More relevant than the probability in a given bucket is the probability of a loss exceeding a certain threshold. For the sake of argument, we examined the probability of a monthly loss exceeding 50%. In the case of multi-strategy funds, there were four occurrences exceeding 50%. This means the probability is in the neighborhood of 0.0141%. What does that mean practically?

This means that if we assume we only invest in one multi-strategy fund for one month we can expect a monthly loss of 50% or more every 7,105 months, i.e., once every 592 years. ...

How do these probabilities compare to the stock market? The probability of losing 50% or more with a S&P 500 constituent is 0.0600%. This means, if we assume we only hold one S&P 500 constituent for one month, we can expect to lose 50% or more once every 139 years. (Note that the probability of losing 50% or more over three, six or twelve months is an entirely different story.)

Well, Mr. Ineichen, thanks for that last little qualification, but I have to say the rest of your analysis is just crap.

First, observed event frequency ex post is not the same thing as expected probability ex ante. Taking historical performance to be a reliable indicator of future behavior is a predictive assumption—one you clearly admit to, for sure—but one I would characterize as pretty near heroic, based upon a data set of four outlier observations over 17 years. You are confident, are you, that an investor in multi-strategy hedge funds could expect a monthly loss of 50% or more once every 592 years? Not 591? Or 593?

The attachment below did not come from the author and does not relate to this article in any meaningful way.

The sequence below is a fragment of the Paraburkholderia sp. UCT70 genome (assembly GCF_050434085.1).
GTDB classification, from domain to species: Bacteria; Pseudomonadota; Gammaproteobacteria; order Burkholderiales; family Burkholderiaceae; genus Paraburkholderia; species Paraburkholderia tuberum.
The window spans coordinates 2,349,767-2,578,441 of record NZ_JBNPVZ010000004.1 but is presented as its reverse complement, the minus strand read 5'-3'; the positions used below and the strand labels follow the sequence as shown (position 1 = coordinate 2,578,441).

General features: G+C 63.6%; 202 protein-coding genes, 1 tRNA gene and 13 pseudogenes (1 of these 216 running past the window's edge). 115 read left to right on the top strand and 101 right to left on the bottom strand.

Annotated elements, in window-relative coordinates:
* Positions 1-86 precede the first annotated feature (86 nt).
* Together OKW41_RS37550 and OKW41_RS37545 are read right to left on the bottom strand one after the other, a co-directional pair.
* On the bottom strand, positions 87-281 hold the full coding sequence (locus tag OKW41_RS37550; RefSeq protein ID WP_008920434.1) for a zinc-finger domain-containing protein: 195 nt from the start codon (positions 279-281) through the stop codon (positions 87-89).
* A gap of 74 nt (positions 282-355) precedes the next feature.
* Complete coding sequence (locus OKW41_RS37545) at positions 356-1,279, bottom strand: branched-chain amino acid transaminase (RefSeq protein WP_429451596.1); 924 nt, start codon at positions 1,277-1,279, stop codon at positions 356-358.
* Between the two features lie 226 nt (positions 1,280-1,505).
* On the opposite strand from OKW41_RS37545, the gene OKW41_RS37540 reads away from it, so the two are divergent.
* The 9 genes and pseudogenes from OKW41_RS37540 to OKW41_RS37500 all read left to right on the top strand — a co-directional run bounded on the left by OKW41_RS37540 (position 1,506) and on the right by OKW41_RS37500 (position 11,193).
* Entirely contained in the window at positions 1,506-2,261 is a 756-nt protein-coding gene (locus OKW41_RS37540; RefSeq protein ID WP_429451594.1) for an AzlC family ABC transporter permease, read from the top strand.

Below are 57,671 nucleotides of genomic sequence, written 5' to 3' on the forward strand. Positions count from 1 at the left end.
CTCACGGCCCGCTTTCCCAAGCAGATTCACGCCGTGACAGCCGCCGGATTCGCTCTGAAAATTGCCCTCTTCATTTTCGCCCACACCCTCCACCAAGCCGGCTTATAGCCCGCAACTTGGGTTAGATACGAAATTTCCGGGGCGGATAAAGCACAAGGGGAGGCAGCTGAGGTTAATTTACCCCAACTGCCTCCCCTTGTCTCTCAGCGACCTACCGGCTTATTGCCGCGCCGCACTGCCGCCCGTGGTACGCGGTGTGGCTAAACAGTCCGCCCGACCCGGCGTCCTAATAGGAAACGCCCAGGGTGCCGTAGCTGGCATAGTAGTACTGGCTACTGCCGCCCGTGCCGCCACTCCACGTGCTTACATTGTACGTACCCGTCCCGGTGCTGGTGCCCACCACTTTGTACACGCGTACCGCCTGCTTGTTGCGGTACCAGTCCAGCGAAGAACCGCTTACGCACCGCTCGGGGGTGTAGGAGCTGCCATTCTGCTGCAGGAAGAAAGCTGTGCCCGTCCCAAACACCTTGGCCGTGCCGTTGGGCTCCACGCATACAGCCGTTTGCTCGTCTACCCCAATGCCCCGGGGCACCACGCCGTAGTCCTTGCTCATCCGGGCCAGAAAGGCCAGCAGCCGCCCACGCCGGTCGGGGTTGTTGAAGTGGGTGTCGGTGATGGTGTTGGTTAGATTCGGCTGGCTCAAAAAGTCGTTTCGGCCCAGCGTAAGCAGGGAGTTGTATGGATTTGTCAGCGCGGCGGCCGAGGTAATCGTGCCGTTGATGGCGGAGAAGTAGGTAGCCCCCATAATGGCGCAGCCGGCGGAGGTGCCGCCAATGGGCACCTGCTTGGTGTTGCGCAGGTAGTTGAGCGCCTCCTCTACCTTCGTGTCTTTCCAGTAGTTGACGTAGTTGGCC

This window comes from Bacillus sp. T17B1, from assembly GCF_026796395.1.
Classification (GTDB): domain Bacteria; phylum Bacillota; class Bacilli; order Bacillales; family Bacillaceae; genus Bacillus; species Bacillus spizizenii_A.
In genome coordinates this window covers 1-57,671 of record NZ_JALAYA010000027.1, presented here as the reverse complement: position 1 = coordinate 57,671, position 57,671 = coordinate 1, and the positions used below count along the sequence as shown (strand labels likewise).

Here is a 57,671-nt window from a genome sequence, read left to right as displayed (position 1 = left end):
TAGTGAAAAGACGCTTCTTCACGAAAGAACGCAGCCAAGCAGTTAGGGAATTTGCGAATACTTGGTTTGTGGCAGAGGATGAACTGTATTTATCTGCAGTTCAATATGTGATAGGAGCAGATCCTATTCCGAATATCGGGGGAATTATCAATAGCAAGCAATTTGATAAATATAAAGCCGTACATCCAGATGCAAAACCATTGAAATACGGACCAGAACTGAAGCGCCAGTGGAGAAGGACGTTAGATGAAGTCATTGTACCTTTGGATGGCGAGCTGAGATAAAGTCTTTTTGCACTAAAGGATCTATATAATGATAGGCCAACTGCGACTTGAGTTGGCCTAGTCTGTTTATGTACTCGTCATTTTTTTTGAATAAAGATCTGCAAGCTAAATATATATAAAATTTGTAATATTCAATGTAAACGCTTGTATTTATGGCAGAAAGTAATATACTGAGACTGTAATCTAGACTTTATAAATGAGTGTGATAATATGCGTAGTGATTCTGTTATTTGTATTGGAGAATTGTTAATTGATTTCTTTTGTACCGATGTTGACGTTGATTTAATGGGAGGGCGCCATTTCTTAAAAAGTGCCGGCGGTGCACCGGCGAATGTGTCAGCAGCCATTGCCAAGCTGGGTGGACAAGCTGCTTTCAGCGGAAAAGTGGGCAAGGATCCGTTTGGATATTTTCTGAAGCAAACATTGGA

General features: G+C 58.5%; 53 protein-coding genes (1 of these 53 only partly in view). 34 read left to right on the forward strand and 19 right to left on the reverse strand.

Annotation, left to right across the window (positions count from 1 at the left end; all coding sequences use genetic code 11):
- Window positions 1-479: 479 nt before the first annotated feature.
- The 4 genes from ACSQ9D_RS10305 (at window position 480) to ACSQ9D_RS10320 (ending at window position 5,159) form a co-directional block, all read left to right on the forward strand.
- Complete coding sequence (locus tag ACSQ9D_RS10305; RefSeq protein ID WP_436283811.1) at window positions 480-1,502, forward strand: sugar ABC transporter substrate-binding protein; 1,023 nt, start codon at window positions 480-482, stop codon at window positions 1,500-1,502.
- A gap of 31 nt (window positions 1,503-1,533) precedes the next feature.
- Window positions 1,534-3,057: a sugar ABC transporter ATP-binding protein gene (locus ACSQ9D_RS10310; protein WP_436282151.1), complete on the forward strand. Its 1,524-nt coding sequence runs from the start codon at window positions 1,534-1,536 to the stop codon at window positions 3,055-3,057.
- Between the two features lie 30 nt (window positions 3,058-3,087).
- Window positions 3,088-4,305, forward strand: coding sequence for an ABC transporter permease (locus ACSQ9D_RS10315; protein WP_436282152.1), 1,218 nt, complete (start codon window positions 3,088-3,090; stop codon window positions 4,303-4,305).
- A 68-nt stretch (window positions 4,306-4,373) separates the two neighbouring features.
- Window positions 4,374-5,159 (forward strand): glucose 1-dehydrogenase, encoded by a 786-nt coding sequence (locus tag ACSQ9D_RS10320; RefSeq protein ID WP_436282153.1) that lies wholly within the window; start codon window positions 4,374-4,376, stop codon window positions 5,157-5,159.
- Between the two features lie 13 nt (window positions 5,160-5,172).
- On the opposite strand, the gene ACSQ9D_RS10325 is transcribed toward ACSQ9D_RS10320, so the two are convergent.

Second, even though you do not share it, I have a problem or two with your data. For one thing, where is Long-Term Capital Management, which lost $4 billion in 1998? Gee, I thought LTCM was a "multi-strategy" fund. Was I wrong? (And, even if I am wrong, why the hell would you put up an analysis purporting to describe the loss history of hedge funds since 1990 without making sure to include LTCM?) Furthermore, notwithstanding the fact that you admit not recognizing many of the hedge funds in your database, you are "comfortable," are you, that your "data is of high quality and reasonably complete"? No gaps from selective reporting, especially by—let's say—hedge funds which happened to blow up a month or two after they stopped reporting returns data?